Should I Invest in an Expensive Business Coaching Program?

A Guide to Investing in Your Coaching Business for Introverts, HSPs & Neurodivergents

Investing in your coaching business is a BIG deal.

As coaches, we receive lots of sales messages saying that in the first year or two, you should expect to spend most of your coaching income on coaching for you! This might include personal coaching, business coaching, masterminds, programs to build a website and a funnel, Facebook ad campaigns, additional coaching certifications, and the list goes on and on.

I’ve been investing heavily in self-development and coaching since 2016 and have spent nearly $100k. I’ve been through funnels, programs, and trainings galore. I’ve invested to “get the result” and seen what happens on the other side - for myself and for my growing network of colleagues.

TLDR; What is sold to you is not necessarily what you’ll get AND your results depend more on who you already are than any process or coaching you purchase.

With this in mind, I’ve put together a Guide to Investing in Business Coaching for introverts, HSPs, empaths & neurodivergents to help you see through the veil of persuasive marketing and make choices that feel good in your body.


Real quick, here’s how I identify:
I’m an introverted Human Design Projector who struggles with anxiety, depression, and confidence. I have ADD symptoms, work hard to stay focused, and get easily exhausted. I’ve been the primary breadwinner most of the time and have worked for myself my whole adult life. I’m a middle-class, white cisgender American woman, married with no kids. I’m multi-passionate and value authenticity, groundedness, and connection.

Questions to Ask Yourself Before Spending Lots of Money on a Business Coaching Program

I want to preface this by saying that investing in business coaching can definitely be worth it over the long haul. Learning new skills is fundamental for growth and success. But the lack of transparency and accountability combined with inflated pricing can make investing in business coaching confusing and costly.

So let’s equip you to make empowering decisions that feel good in your body!

Does this program support the needs of people like me?

If you identify as an introvert, HSP, Human Design Projector or Reflector… if you have ADHD, Autism or otherwise identify as neurodivergent… if you live life intiutively... if your nervous system tends to feel overwhelmed or needs to retreat to quiet often, if you’re dealing with big life circumstances of loss and uncertainty, if you’re struggling to meet your basic needs, if you’re managing a lot of anxiety or depression… will this program speak to you and provide structure and support to ensure that you succeed?

Most programs teach you techniques and provide a space to work on the topics. They don’t provide safety, nervous system regulation, trauma-informed approaches, accessible learning, etc. They don’t actually address mental health unless it’s built into the program.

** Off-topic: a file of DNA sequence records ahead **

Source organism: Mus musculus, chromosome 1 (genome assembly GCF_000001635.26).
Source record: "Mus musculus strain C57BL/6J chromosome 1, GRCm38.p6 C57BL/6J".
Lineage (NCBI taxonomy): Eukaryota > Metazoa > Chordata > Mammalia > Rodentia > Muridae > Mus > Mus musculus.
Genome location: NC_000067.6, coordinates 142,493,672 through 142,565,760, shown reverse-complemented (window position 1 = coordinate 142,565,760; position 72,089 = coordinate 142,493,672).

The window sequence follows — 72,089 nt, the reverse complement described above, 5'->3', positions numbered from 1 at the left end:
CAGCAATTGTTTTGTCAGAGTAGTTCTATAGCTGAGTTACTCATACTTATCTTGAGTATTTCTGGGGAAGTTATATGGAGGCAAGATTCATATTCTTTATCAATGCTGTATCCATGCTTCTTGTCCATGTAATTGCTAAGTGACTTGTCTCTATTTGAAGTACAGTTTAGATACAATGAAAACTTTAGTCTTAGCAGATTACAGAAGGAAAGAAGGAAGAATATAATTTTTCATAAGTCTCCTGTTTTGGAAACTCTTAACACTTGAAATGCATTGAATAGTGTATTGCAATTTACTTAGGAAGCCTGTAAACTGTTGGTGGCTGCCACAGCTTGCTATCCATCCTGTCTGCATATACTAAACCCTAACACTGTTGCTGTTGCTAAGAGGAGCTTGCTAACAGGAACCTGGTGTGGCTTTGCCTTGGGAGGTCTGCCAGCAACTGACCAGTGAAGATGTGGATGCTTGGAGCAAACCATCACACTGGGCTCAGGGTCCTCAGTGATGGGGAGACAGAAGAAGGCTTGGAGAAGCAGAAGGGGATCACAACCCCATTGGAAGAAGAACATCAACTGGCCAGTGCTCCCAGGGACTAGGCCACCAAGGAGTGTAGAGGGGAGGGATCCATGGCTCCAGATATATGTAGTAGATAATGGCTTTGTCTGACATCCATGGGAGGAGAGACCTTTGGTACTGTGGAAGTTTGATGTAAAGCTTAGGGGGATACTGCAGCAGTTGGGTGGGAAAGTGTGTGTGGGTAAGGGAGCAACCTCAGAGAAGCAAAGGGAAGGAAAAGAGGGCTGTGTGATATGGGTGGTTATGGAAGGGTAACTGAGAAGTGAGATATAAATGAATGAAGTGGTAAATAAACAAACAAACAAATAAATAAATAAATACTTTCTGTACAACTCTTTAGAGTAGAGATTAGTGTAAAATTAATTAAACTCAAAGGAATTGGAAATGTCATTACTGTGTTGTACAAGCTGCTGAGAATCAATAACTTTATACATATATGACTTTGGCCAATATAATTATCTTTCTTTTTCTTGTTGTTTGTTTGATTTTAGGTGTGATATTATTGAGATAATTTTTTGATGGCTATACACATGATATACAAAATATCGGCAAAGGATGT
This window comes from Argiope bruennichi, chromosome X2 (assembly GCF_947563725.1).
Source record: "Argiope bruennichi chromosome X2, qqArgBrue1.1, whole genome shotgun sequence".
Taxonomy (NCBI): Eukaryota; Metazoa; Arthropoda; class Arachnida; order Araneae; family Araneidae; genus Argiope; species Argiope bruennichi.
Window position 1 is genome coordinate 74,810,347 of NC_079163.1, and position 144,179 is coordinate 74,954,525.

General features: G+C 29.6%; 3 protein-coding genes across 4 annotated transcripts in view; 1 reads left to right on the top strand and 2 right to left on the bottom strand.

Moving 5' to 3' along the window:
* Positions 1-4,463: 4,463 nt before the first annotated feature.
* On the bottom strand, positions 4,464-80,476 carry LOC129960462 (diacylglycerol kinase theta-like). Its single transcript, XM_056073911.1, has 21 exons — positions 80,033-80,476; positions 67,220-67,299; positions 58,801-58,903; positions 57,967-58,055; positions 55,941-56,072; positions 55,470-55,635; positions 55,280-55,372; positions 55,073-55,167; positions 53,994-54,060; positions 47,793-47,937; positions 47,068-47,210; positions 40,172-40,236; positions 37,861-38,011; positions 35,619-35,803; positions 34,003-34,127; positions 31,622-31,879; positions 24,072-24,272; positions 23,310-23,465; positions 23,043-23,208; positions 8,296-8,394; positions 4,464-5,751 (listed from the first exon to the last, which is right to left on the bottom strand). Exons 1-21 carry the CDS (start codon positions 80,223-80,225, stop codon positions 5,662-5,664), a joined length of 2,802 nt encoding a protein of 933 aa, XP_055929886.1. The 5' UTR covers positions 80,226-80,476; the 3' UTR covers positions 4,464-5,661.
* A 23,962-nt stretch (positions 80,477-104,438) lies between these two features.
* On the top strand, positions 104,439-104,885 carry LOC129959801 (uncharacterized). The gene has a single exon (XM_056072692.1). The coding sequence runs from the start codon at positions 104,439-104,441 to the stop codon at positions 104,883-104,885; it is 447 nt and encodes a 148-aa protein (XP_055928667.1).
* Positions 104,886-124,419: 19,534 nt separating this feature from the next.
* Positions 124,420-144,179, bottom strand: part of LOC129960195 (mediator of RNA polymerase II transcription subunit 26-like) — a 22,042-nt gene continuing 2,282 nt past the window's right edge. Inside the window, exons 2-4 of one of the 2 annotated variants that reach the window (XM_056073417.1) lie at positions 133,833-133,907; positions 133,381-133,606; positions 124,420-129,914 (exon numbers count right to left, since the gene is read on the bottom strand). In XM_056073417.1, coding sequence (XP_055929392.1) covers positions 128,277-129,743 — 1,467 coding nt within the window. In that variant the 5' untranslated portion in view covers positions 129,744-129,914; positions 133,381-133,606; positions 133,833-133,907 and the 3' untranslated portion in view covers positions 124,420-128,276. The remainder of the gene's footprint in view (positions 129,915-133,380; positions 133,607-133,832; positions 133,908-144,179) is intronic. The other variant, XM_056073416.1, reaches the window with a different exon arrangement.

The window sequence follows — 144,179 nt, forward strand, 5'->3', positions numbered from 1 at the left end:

If you believe such things are vital to your success, then seek out programs that explicitly provide such support (or get it somewhere else). Beware of people simply saying “yes, I support that” without having the experience, structure, or training to back it up. Double-check that the program has supported folx like you before - AND that they’ve been successful in getting the promised outcome.

What is actually enticing me to invest in this program?

Separate out the facts of the program (what you learn & how you’re supported) from the rosy picture they sell you. Persuasive selling works by identifying your deep desires and promising that you can fulfill them if you just buy the thing. Their thing is always THE answer.

Persuasive selling is very, VERY effective but once you see through it, you break the magic spell and can make more empowering, aligned decisions.

If I had done this, I’m sure I wouldn’t have invested so much money, saving myself thousands of dollars, a ton of anguish, and maybe even investing more in healing and therapy which would actually help me even more in my business.

Common tactics of persuasive selling include urgency, scarcity, and playing to your pain points. I’ll talk more about these as we go.

If I take my time to decide, will I still want it?

There is an idea in the coaching sales world that you have to seize the moment and buy now… otherwise, old patterns of fear and doubt take over.

I get this. You don’t want your fears to continue holding you back. HOWEVER, those patterns aren’t all bullshit.

Your hesitance to throw down thousands on a business coaching program can ALSO come from a wise place. There might be good, valid reasons to not move forward. Maybe the financial strain would be too much for your nervous system to manage, and you’d be constantly worried and anxious, setting yourself up for a low success rate. Or maybe you’re moving to a new city and just don’t have the energy to be present and productive so that you get the results you seek.

These are VALID reasons not to buy.

It comes back to knowing and honoring yourself. It’s ok to take your time to decide.

Sleep on it. Trust that if you decide not to move forward now, that you WILL move forward when you’re ready - whether or not it’s with the program you’re considering now.

If I removed the FOMO, would I still want it now?

Watch out for the fear of missing out influencing your decision-making. It’s a persuasive sales tool that creates a false logic in your brain that if you don’t buy this particular product, you won’t get the result you want.

My friend, there are 1,000,001 coaching products, programs, and masterminds out there.
And there are many, many methods to support you on your journey.

The result you seek, whether it’s increasing your confidence or making money in your coaching business, won’t depend on a single coach or technique.